Myanmar’s military government have been holding emergency meetings as the Russia-Ukraine crisis escalates with the junta of the Southeast Asia nation said to be becoming increasingly concerned that Beijing could use these troubled times to invade its neighbour Myanmar as much of the world's focus is diverted.

The military government that seized power in Myanmar on 1 February 2021 via a coup that rocked the region now fears that China might be planning its own takeover charge, ostensibly because the Naypyidaw administration seems unable to guarantee the safety and security of Chinese assets, infrastructure and businesses in Myanmar.

Beijing has numerous investments in Myanmar, including oil and gas pipeline projects that supply significant volumes of gas produced offshore Myanmar and crude imported from the Middle East to southwest China.

These almost 800-kilometre long trunklines run from Kyauk Phyu in Myanmar’s Rakhine (Arakan) state to deliver their respective energy sources to Yunnan province in China.

Although resistance groups in Myanmar to date have stopped short of attacking the pipelines themselves and oil and gas continues to flow to China, there has already been a rebel attack on Myanmar security forces guarding a gas offtake station near Mandalay.

Beijing has urged Myanmar’s parallel National Unity Government to ensure its resistance movement does not harm Chinese investments in Myanmar, following a January attack on electricity pylons supplying power to the China-backed Tagaung Taung nickel-processing plant in Sagaing region (in Myanmar).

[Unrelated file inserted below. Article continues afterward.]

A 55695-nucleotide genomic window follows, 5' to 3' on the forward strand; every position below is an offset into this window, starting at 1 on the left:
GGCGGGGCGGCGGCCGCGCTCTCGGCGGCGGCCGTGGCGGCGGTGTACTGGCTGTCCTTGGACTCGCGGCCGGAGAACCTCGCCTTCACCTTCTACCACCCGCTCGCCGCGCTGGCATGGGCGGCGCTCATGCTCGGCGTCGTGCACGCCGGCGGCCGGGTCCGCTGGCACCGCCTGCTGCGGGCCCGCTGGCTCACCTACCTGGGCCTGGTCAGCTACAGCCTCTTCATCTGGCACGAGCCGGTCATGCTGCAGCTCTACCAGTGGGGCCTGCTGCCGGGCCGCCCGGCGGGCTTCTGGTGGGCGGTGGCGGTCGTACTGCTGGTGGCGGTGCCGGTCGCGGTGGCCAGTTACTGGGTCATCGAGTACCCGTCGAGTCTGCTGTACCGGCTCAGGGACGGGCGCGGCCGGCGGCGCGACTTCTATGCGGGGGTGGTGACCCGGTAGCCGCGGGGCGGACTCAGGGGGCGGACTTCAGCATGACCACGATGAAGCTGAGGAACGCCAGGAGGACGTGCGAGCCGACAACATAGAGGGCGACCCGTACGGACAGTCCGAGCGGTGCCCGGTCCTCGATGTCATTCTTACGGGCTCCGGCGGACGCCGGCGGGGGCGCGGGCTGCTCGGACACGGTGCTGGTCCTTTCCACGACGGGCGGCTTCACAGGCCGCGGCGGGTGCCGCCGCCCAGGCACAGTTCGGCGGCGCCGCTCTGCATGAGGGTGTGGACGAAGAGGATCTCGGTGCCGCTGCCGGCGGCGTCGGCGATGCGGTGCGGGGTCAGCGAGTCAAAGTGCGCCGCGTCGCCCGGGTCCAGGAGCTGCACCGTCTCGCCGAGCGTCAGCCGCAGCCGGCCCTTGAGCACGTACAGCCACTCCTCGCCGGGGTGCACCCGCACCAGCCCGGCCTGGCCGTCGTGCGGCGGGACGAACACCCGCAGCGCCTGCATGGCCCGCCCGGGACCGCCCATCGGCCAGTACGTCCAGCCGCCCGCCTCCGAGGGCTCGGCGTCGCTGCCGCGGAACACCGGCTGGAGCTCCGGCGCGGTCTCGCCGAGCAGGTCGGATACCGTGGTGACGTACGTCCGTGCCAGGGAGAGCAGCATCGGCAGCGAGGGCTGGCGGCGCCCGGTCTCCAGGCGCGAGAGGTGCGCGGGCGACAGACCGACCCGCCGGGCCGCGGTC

Myanmar’s military government has already decided to further step up security at Chinese-backed facilities, including on the key oil and gas pipeline infrastructure, reported Myanmar daily, The Irrawaddy, citing sources who requested anonymity.

Such earlier moves include laying landmines near a control centre for the oil and gas pipelines in northern Shan state near the land border with China, in an attempt to prevent attacks by Myanmar resistance groups.

Russia on 24 February launched a large-scale invasion of Ukraine, prompting widespread international criticism and the imposition of sanctions by many Western powers.

However, Myanmar military spokesman Major General Zaw Min Tun subsequently told the Voice of America radio network that the junta supports the invasion.

“Number one is that Russia has worked to consolidate its sovereignty. I think this is the right thing to do. Number two is to show the world that Russia is a world power,” Zaw Min Tun was quoted by the VOA as saying.

Russia is one of the largest arms suppliers to the Myanmar military.

Myanmar army generals who hold bank accounts in Russia and local Myanmar businessmen who act as intermediaries between Russian arms manufacturers and the Southeast Asian nation’s military regime are extremely concerned about the recent developments in Russia, reported The Irrawaddy.

Anti-China sentiment has been simmering away in Myanmar since the February 2021 military coup, often not that far below the surface, with some locals believing the Beijing government had thrown its weight behind the military’s seizing of power from the democratically elected government.